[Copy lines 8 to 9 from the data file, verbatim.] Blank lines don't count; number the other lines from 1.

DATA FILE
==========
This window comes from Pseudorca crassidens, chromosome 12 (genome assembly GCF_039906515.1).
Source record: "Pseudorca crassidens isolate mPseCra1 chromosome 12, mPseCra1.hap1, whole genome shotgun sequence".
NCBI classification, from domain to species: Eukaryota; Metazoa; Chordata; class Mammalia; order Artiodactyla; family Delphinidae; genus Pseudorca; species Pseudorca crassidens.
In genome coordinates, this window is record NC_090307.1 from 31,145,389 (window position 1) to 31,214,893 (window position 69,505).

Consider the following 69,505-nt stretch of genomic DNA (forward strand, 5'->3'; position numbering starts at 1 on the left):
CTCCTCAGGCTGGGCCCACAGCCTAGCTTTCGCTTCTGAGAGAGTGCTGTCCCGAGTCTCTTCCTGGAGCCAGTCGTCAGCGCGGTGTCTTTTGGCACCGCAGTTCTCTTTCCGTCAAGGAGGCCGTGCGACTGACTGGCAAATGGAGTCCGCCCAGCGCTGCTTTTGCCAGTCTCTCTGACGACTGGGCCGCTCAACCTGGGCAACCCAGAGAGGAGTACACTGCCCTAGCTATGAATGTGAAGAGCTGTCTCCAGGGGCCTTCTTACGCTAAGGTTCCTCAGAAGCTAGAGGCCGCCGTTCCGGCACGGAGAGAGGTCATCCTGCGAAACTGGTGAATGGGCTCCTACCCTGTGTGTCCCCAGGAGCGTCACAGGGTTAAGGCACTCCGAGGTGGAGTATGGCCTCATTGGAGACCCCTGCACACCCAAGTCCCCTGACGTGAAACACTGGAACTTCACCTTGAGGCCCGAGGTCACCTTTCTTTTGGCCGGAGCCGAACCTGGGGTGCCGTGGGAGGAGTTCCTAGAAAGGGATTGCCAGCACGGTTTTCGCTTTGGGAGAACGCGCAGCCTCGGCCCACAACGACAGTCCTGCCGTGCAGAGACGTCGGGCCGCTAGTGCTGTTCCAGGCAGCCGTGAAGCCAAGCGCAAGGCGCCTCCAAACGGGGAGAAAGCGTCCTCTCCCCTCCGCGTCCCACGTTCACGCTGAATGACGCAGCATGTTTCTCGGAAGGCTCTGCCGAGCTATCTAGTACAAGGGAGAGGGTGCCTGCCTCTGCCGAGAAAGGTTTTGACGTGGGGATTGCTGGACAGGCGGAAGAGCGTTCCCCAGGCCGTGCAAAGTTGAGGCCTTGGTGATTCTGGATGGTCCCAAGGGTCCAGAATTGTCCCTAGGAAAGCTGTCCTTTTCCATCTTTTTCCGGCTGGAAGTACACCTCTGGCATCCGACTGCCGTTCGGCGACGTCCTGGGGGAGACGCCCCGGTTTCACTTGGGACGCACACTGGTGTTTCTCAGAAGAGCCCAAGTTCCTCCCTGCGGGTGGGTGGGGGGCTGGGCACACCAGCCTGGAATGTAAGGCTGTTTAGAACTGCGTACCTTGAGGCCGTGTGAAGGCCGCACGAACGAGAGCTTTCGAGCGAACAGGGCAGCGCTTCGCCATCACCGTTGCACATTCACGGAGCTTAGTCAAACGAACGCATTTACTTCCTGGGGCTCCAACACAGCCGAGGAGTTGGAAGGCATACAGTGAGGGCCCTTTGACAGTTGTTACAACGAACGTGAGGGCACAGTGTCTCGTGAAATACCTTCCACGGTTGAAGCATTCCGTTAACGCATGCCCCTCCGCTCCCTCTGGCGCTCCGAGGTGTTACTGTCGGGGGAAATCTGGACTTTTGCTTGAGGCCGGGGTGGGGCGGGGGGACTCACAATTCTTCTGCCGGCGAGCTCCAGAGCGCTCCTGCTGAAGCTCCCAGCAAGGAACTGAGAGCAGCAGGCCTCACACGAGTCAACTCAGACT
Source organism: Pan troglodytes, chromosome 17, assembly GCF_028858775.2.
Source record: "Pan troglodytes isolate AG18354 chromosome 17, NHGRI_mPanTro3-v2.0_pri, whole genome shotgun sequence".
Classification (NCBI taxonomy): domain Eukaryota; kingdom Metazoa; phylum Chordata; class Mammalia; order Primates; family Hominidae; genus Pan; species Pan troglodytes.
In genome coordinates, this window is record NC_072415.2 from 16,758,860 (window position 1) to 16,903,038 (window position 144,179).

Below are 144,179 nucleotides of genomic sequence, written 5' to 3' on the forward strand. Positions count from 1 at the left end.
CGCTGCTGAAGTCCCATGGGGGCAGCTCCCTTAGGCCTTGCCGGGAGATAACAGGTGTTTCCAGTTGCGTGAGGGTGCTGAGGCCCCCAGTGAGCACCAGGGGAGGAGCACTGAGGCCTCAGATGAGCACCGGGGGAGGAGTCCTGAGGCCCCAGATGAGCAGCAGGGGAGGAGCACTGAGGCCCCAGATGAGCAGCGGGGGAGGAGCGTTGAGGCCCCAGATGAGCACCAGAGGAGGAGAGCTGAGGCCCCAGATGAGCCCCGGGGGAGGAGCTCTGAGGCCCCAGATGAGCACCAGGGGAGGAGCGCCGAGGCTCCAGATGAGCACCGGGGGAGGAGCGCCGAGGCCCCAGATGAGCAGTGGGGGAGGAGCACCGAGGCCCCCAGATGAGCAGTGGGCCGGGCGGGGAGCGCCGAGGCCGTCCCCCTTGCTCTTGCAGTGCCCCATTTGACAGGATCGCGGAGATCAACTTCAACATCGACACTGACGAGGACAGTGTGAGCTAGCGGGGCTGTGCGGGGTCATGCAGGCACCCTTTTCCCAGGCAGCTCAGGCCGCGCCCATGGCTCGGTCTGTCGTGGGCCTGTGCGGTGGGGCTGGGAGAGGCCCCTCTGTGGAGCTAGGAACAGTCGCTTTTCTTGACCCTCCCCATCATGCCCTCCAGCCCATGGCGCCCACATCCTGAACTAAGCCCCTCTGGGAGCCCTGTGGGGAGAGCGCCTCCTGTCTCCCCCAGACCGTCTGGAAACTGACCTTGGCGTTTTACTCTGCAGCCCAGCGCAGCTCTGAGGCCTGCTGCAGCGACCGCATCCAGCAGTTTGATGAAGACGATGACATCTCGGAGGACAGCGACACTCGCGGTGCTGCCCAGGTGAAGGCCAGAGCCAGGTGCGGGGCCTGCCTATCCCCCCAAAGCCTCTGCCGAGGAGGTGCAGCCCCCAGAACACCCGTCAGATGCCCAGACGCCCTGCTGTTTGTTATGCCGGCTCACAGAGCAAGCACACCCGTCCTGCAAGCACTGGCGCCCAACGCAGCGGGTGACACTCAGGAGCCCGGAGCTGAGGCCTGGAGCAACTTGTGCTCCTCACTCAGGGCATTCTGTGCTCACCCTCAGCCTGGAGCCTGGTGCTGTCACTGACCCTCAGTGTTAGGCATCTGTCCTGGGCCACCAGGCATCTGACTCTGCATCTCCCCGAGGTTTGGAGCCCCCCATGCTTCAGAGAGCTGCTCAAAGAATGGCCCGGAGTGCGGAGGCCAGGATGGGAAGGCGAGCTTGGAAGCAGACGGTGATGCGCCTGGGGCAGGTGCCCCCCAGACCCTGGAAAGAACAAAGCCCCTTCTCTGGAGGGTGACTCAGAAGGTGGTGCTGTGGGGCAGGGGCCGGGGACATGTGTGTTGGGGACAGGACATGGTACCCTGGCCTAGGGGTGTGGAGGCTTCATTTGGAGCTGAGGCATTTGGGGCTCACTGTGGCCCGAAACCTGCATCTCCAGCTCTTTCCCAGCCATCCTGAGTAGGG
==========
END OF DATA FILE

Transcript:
Source record: "Pan troglodytes isolate AG18354 chromosome 17, NHGRI_mPanTro3-v2.0_pri, whole genome shotgun sequence".
Classification (NCBI taxonomy): domain Eukaryota; kingdom Metazoa; phylum Chordata; class Mammalia; order Primates; family Hominidae; genus Pan; species Pan troglodytes.